Scenarios work makes headway as it now informs climate, agriculture and socio-economic development policies across seven countries.

The impacts and consequences of a changing climate on the world’s vulnerable regions are and will be far-reaching; many specifics of future climate change are still unpredictable and uncertain.

Moreover, many other developments, such as economic, social, political, and environmental changes, will determine whether vulnerable regions will suffer or be able to adapt in the face of climate change.

Developing long-term plans for a country’s agricultural sector and climate adaptation strategies can therefore feel very daunting to policy-makers.

The CGIAR Research Program on Climate Change, Agriculture and Food Security (CCAFS) saw the need to provide policymakers and advisors with tools that support future decision-making under climate change. Through the years, this work has evolved into what is today called the 'Future Scenarios' project.

The approach explores diverse 'scenario worlds' to help stress test and develop plans and policies that have to deal with uncertain climate and socio-economic futures. 

The work was developed by a CCAFS team at the University of Oxford's Environmental Change Institute, and is now making a mark on the policy landscape across seven global regions.

In fact, the CCAFS scenarios project is today informing climate, agriculture and socio-economic development policies in seven countries, with a number of additional policy processes in progress.

Using scenarios to guide policies

The scenarios work brings together stakeholders to outline relevant drivers of future change in their region. These factors can range from climate change, population growth, urbanization, private sector development, or health and disease developments.

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Participants use a combination of these drivers to create different future ‘what if’ scenarios. Each scenario describes how the future could develop if drivers co-evolve in a certain direction.

Each scenario is then used to review a draft government plan or strategy. This stage can help identify different weaknesses and strengths in the draft, and detailed, scenario-specific recommendations help to further guide the process.

The scenario recommendations can be either combined or integrated into the plan and help make sure it is achievable and more robust in the face of very different futures.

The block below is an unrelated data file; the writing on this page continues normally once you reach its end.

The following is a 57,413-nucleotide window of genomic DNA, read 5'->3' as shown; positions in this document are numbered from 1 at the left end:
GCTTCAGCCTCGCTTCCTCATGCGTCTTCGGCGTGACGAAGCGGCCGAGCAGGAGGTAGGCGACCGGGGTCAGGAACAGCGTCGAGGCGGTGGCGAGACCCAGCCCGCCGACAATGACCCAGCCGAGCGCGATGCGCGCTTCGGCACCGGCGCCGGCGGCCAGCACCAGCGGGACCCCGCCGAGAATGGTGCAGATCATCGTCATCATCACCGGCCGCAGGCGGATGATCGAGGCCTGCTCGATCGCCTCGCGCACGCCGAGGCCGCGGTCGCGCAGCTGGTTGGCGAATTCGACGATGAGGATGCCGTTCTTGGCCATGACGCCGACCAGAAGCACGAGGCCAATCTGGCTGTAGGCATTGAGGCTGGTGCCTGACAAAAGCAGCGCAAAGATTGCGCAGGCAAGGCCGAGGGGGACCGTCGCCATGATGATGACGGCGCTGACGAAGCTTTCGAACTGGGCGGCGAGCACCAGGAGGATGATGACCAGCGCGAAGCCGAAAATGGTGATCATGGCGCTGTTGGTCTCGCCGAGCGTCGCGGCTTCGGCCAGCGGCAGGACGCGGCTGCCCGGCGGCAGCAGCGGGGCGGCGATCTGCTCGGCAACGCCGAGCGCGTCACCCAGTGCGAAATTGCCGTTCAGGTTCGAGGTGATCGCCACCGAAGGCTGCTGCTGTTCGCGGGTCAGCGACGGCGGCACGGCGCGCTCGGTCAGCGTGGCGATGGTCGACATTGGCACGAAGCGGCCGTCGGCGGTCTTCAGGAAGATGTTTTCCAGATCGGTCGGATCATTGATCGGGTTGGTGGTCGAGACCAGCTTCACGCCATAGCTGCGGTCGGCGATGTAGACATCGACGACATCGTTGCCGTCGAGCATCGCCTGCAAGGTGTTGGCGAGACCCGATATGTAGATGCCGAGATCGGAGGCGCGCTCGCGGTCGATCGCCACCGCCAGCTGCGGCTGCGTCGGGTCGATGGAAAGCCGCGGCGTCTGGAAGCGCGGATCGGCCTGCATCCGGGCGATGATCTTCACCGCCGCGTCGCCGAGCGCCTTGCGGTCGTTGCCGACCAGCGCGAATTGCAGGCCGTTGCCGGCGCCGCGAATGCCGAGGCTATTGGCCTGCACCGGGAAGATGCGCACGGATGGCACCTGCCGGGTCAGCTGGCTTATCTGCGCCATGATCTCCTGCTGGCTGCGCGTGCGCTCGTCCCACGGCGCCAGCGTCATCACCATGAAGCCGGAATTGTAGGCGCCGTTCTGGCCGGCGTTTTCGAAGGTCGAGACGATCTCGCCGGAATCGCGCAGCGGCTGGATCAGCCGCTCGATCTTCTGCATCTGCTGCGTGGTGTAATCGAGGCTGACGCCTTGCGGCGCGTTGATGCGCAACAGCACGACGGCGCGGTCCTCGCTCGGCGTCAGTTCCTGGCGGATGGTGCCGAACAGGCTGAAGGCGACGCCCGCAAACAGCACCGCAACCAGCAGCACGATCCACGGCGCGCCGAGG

By including stakeholders from diverse backgrounds, such as farmers’ associations, the private sector, development organizations and scientists, the scenario-guided policy-planning process can incorporate diverse voices into more transparent and inclusive planning processes.

The scenarios are quantified to regional and national scenarios using the IMPACT model by the International Food Policy Research Institute (IFPRI) and GLOBIOM developed by the International Institute for Applied Systems Analysis (IIASA), which help to provide detailed information on each of the scenarios, making in-depth policy analysis more effective.

Stakeholders outline future scenarios in the context of climate change to further develop Tanzania’s New Environmental Policy. Photo: E. van de Grift

The idea is that by integrating scenario-based recommendations developed through participatory sessions into policy-making processes, planners can generate a better, more enabling environment for climate resilience. Scenario-based recommendations are now informing the following plans:

Lessons learned

Since the scenarios work within CCAFS started, a few key lessons have been learned along the way.

For one thing, it is imperative to engage stakeholders from a variety of groups to include different perspectives regarding potential future climate and socio-economic scenarios. Building trust and a close working relationship with government teams in each policy case will support more timely applications and ownership of the process.

In addition, focusing energy on specific policies generates greater impact, as policy-makers and others do not have to start from scratch, but can strengthen their existing policy processes using the recommendations that come out of participatory scenario-guided policy analysis.

To make all of this possible, the original regional scenarios have to be legitimate and credible as well as flexible enough to be adapted to a wide range of specific policy contexts.

Dedicated work in all program regions has made sure future scenarios provide an effective and inclusive supporting approach for decision-making processes to help policymakers ‘future-proof’ their plans.

Video of scenario-guided policy planning work in Uganda and Tanzania

Learn more:

- Outcome story: National climate, agriculture and socio-economic development policies and plans formulated with the use of scenarios across six global regions
- Read other Future Scenario blogs
- Article: Challenges to scenario-guided adaptive action on food security under climate change
- Project Page: Scaling out scenario-guided policy and investment planning

Story by Cecilia Schubert, Communication Officer CCAFS Flagship on Policies and Institutions. Joost Vervoort is the CCAFS Scenarios Officer. Interested in policies and institutions for climate-resilient food systems? Subscribe to our newsletter.